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    Coffee Berry Borer (Hypothenemus hampei)

    Subjects: Entomology
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    Definition

    Coffee berry borer (CBB) is the most serious insect pest of coffee worldwide, causing more than US$500M in damages annually. Reduction in the yield and quality of coffee results from the adult female CBB boring into the coffee fruit and building galleries for reproduction, followed by larval feeding on the bean itself.

    1. Introduction

    Coffee berry borer, Hypothenemus hampei (Ferrari) (Coleoptera: Curculionidae: Scolytinae) or CBB, is the most damaging insect pest of coffee worldwide, affecting both the yield and quality of coffee products [1][2] and causing more than US$500 million in damage annually [3]. Damage to the marketable coffee product occurs when the female beetle (Figure 1A) bores a hole into the coffee fruit (often referred to as a berry) and eventually into the seed (or “bean”) (Figure 1B), where she builds galleries for reproduction (Figure 1C), followed by larval feeding on the endosperm [4][5] (Figure 1D). In addition to being a serious pest of coffee, CBB is cosmopolitan today: over about 100 years, CBB has spread from the humid evergreen forests of Africa to nearly all coffee-producing countries in the world (the exceptions being Australia [6], China, and Nepal [5][7][8]) (Figure 2).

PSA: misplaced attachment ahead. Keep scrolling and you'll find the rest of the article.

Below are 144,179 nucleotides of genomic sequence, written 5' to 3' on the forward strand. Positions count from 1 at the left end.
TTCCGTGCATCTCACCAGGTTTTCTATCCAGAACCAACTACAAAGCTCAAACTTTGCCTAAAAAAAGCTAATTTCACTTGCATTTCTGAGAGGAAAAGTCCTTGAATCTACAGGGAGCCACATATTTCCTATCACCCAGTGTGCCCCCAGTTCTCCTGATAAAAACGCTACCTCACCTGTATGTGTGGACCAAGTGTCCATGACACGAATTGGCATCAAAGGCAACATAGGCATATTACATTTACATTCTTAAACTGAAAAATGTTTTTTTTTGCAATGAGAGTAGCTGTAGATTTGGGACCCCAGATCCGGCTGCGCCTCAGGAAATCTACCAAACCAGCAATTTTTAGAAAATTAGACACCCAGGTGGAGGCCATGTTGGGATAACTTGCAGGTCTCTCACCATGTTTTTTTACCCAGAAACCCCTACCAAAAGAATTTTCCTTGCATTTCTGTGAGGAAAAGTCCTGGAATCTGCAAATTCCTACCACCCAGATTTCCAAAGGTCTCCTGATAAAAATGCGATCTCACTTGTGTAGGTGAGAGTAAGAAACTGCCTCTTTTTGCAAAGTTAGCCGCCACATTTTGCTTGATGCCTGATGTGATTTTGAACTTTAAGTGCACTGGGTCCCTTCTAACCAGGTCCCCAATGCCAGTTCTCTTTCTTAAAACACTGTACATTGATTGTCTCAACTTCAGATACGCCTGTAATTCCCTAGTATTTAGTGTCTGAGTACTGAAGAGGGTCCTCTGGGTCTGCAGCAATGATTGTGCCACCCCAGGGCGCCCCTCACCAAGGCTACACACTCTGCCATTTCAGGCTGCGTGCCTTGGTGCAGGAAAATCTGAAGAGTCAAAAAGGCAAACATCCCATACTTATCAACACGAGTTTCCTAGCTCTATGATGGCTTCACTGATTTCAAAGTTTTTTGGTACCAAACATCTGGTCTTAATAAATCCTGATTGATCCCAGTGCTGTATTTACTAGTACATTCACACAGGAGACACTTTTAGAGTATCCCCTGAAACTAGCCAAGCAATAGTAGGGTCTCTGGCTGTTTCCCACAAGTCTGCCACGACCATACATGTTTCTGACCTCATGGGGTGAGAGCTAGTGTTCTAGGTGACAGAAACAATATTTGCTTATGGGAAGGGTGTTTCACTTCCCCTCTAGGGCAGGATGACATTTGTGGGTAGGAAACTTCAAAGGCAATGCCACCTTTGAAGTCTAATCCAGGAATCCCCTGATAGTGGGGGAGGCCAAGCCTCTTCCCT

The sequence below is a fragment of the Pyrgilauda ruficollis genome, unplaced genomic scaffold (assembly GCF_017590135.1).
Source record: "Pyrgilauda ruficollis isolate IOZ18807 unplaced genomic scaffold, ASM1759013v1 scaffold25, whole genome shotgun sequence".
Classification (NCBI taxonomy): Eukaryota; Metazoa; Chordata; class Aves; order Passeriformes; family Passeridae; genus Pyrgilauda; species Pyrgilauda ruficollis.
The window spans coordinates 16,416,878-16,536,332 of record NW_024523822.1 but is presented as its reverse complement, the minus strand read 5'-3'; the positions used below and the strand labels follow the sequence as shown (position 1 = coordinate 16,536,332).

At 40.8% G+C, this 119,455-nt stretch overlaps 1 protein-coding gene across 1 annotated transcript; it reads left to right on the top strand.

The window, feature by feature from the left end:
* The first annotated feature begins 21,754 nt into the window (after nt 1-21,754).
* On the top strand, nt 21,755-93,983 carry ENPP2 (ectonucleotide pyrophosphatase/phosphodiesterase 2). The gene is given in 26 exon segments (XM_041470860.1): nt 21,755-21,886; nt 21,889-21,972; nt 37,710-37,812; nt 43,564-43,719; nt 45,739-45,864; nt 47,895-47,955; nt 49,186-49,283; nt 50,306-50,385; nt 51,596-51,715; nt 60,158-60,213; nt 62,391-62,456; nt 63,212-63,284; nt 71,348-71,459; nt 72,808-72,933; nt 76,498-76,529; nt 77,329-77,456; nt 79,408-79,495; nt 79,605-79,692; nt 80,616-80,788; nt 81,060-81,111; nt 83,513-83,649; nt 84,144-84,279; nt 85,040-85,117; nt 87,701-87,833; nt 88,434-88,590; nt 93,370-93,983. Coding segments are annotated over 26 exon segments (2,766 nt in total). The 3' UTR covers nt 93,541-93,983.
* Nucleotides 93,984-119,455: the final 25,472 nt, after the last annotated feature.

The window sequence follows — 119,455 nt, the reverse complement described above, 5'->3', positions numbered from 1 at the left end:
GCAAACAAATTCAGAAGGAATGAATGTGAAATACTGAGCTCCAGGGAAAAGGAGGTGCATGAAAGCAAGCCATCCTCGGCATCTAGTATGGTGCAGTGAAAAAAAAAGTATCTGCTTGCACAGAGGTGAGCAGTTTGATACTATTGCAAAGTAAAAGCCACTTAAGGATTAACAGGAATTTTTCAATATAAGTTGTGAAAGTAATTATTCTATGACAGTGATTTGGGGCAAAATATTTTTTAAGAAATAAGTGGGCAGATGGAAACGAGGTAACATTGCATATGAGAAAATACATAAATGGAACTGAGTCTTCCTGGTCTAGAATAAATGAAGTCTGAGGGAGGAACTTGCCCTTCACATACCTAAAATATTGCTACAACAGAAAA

Figure 1. The coffee berry borer life cycle: (A) adult female coffee berry borer; (B) entrance hole with female coffee berry borer (CBB) (arrow) in the central disc of the developing green coffee berries; also note the presence of entomopathogenic fungus Beauveria bassiana (white mycelium protruding from female CBB); (C) reproductive galleries containing eggs (e) and larvae (l) in the coffee bean; (D) advanced stages of bean damage due to larval feeding, with pupae (p), larvae (l), and eggs (e) visible.